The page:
The mathematical markings and measurements in a plot can make a big difference on its readability and usefulness. These include the range of each axis, which points on that axis are marked with tick marks, and whether the axes use linear or logarithmic scaling. How can we customize these options?
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We will create some fake data using Python lists, for simplicity. But everything we show below works also if your data is in columns of a DataFrame, such as
1 2 3 patient_id = [ 0, 1, 2, 3, 4, 5, 6, 7, 8, 9 ] patient_height = [ 60, 64, 64, 65, 66, 66, 70, 72, 72, 76 ] patient_weight = [ 141, 182, 169, 204, 138, 198, 180, 175, 244, 196 ]
The conventional way to import matplotlib in Python is as follows.
1 import matplotlib.pyplot as plt
You can change the plot range and where tick marks are shown, in either the $x$ or $y$ directions (or both) as follows.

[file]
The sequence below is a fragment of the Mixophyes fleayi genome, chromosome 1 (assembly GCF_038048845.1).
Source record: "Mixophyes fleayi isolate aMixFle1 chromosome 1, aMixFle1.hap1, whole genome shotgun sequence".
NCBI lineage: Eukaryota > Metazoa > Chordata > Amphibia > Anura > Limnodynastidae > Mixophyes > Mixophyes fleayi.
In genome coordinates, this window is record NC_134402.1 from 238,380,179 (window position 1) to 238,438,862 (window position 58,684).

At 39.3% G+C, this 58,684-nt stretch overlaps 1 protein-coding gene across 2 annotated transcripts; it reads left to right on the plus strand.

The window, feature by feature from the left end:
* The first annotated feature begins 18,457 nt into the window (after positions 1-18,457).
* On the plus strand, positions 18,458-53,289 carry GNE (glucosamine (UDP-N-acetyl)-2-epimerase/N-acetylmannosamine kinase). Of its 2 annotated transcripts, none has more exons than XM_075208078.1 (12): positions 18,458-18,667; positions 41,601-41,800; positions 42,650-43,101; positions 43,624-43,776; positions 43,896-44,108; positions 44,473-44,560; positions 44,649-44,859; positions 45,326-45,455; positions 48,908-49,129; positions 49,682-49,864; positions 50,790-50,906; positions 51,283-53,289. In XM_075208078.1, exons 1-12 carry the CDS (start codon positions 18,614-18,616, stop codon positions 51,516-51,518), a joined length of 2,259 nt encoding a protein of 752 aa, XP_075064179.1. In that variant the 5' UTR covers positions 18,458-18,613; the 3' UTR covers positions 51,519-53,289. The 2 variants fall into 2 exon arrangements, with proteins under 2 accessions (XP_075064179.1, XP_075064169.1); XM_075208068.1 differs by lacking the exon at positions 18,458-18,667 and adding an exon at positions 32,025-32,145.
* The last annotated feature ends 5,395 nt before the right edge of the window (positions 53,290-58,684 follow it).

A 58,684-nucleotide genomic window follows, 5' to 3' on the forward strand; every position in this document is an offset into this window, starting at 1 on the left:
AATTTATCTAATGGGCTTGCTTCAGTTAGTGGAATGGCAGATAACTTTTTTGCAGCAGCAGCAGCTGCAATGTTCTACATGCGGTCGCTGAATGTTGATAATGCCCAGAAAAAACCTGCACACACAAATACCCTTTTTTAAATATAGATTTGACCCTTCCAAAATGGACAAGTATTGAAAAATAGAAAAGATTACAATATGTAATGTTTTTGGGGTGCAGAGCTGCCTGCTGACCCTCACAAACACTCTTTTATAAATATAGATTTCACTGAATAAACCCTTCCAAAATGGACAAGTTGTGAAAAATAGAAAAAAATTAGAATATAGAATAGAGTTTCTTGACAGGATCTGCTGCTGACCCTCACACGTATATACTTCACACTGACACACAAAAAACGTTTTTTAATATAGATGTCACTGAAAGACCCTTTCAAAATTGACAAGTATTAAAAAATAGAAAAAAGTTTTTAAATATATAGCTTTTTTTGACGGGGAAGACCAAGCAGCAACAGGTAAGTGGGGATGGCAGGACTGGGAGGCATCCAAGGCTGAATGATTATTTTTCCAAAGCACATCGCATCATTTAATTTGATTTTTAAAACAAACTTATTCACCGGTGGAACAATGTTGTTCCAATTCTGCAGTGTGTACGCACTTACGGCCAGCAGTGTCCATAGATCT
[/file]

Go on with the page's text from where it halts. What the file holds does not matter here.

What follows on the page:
1 2 3 4 5 6 plt.scatter( patient_height, patient_weight ) plt.xlim( [ 0, 80 ] ) # Plot from x=0 to x=80. plt.ylim( [ 0, 250 ] ) # Plot from y=0 to y=250. plt.xticks( range(0,80,10) ) # Put x axis ticks every 10 units. plt.yticks( range(0,250,50) ) # Y ticks every 50. You can provide any list. plt.show()
If you need either axis to be logarithmically scaled, it takes just one line of code.
1 2 3 4 5 import numpy as np # Just using this to make random data. plt.scatter( np.random.rand(100), np.random.rand(100) ) plt.xscale( 'log' ) # You can include one of these two plt.yscale( 'log' ) # lines, or both, or neither. plt.show()
Content last modified on 24 July 2023.
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